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A Glimpse of What Artificial Intelligence May Bring to Medicine

A Glimpse of What Artificial Intelligence May Bring to Medicine

I’ve always been fascinated by what the intersection of big data, technology, and medicine will bring. While I am a firm believer that IBM's Watson will not replace clinicians for the foreseeable future, the certain application of things such as artificial intelligence and predictive analytics will save lives, reduce health care costs, and improve outcomes. And we have a plethora of data—like chest radiographs—sitting out there, awaiting analysis.

A researcher at Massachusetts General Hospital and Harvard Medical School retrospectively examined two large databases in patients who had chest radiographs on file, and these patients continued to be followed and treated for a period of time. This team of researchers developed a convolutional neural network, colloquially known as deep learning or artificial intelligence (AI), and then trained it to stratify these patients by all-cause mortality using a single CXR in a cohort of 85,000 patients and radiographs. This revealed a graded association between risk score and mortality long-term, defined as between 8 and 12 years. These predictions were statistically significant for both cancer as well as non-cancer deaths, including cardiovascular and respiratory causes.

Now, this is not ready for prime time in part because even if repeated and validated, it begs the question, "What do I do with this information once I know that this specific patient has a dramatically increased risk of dying in the next decade?"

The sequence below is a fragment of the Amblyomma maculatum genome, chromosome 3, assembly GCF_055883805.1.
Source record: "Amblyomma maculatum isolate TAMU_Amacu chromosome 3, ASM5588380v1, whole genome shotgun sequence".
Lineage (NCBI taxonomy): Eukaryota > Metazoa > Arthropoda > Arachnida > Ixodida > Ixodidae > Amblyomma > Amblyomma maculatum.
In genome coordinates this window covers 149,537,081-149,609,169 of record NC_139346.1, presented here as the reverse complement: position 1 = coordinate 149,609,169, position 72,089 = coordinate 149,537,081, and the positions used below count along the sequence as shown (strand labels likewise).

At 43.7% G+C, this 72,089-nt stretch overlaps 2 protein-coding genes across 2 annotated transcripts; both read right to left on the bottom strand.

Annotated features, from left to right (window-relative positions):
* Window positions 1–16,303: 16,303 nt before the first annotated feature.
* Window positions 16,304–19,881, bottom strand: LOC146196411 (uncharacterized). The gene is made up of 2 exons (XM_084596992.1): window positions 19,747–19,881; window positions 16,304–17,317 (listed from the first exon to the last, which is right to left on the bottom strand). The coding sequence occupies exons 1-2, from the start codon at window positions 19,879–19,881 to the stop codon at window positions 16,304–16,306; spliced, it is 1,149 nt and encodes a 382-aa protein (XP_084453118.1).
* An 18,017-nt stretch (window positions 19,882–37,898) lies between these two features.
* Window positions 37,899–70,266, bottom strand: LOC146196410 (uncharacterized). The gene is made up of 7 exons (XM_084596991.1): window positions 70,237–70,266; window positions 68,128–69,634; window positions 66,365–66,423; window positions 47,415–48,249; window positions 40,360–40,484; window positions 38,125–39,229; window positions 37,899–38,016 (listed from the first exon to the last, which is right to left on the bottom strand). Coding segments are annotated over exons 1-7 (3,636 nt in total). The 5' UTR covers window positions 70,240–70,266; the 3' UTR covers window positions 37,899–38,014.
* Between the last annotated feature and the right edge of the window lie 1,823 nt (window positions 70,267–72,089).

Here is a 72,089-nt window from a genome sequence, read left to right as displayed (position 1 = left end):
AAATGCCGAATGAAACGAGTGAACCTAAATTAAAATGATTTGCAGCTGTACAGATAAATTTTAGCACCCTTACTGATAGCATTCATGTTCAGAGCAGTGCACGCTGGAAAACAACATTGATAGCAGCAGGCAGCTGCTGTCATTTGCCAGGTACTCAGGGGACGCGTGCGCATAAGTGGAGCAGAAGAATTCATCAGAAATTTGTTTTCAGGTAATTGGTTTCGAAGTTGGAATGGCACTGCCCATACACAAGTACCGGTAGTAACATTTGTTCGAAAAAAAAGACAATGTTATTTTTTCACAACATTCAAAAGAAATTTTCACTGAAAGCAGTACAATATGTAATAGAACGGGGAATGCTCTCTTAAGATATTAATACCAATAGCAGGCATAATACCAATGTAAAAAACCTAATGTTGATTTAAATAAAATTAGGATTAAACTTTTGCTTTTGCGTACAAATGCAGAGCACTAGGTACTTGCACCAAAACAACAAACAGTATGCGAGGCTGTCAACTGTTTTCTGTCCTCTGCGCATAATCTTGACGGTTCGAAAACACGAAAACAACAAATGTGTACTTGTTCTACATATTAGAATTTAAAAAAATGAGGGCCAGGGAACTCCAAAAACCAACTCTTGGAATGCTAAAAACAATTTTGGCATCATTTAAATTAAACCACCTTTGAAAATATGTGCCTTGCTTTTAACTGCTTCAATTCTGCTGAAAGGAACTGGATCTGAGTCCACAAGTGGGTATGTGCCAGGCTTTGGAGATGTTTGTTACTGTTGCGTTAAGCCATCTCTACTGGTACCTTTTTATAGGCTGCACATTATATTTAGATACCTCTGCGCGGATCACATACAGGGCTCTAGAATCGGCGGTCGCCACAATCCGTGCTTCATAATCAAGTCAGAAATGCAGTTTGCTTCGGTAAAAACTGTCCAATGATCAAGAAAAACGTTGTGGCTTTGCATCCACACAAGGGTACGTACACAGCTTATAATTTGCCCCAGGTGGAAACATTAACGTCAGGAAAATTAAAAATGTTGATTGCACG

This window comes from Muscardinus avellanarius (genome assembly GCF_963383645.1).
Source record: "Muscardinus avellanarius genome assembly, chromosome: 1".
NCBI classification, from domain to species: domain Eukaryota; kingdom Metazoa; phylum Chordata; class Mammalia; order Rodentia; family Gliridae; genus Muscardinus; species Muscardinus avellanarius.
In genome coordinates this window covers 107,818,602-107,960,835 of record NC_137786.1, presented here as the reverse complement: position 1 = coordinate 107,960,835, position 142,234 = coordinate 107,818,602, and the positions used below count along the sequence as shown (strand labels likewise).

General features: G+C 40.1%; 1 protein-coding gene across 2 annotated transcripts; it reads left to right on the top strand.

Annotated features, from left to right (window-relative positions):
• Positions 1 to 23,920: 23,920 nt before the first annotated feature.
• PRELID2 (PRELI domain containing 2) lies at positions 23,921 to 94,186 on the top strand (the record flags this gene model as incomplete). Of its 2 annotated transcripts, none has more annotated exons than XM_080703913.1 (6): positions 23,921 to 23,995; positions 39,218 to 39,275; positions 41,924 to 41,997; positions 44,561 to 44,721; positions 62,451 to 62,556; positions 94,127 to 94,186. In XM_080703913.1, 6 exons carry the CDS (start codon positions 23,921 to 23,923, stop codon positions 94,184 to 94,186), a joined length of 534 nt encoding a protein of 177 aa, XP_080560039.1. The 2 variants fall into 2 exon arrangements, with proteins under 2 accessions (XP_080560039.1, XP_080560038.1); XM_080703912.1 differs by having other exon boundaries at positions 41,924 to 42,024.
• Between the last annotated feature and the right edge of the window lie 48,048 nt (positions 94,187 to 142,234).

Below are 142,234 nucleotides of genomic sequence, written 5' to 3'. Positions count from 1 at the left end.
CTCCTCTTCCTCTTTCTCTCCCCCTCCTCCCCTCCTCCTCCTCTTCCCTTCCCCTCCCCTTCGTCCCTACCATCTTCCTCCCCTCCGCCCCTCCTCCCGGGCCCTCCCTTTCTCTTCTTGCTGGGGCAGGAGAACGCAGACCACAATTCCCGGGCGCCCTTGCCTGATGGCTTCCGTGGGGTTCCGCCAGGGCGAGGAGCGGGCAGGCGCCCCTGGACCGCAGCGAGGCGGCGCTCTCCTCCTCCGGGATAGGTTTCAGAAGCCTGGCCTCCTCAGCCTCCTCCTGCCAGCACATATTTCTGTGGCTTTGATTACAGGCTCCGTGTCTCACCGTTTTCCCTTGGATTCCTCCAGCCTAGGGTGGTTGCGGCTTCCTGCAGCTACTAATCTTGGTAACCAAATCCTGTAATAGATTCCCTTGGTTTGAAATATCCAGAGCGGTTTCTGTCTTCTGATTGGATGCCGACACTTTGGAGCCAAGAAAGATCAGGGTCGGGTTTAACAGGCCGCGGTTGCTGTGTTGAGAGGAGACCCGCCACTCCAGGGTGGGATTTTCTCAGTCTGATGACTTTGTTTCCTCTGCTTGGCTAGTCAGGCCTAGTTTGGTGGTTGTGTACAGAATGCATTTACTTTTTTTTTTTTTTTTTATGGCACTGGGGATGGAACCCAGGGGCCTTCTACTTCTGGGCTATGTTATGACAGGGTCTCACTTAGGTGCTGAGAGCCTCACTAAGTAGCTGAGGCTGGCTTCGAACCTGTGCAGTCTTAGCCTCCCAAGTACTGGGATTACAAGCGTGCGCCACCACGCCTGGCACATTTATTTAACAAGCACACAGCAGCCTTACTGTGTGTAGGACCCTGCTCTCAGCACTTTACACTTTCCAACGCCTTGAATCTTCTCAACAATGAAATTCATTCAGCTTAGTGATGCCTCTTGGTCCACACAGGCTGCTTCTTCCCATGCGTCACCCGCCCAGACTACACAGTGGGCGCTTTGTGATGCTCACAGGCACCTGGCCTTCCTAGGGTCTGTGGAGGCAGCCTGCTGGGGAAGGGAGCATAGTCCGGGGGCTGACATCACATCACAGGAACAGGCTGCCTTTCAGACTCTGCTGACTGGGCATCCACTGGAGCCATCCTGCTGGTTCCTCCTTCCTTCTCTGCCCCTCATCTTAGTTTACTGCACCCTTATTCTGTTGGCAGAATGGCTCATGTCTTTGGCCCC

There are numerous medical—and especially ethical—issues these kinds of analytics bring to medicine that smack of science fiction movies. But this does begin to shed light on what AI may bring to medicine: the possibility that individual patients, when presented with information that confidently predicts their demise within a period of time if they continue unhealthy lifestyle and behavior choices, just might change their behavior. The skeptic in me says that a percentage may do the exact opposite or even worse.

Reference
  • Lu MT, Ivanov A, Mayrhofer T, Hosny A, Aerts HJWL, Hoffmann U. Deep learning to assess long-term mortality from chest radiographs. JAMA Netw Open. 2019;2:e197416.

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Filed under: Preventive Medicine, Public Health

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